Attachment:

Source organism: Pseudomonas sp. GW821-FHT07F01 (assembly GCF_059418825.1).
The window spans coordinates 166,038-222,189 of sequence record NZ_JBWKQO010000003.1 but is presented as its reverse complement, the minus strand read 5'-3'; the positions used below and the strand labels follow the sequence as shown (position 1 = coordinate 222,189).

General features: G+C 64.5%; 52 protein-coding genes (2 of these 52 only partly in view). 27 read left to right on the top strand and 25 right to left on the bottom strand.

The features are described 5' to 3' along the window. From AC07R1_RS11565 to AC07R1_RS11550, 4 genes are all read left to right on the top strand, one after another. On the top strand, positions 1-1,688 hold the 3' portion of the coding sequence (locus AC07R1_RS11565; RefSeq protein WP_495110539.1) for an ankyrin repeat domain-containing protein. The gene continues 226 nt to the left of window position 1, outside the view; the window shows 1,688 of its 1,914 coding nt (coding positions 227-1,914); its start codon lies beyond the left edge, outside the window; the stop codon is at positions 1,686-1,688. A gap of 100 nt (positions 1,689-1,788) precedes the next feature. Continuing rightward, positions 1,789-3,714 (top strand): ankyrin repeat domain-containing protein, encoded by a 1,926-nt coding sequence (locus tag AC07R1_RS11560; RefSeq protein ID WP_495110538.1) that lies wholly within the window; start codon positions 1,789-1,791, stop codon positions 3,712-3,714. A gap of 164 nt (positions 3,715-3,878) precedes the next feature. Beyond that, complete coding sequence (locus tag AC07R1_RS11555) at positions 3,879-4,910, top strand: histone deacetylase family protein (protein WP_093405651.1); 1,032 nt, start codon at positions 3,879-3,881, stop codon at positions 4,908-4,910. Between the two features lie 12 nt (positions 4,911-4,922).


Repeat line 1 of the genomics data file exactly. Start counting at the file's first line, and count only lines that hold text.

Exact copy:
Source organism: Pseudomonas sp. GW821-FHT07F01 (assembly GCF_059418825.1).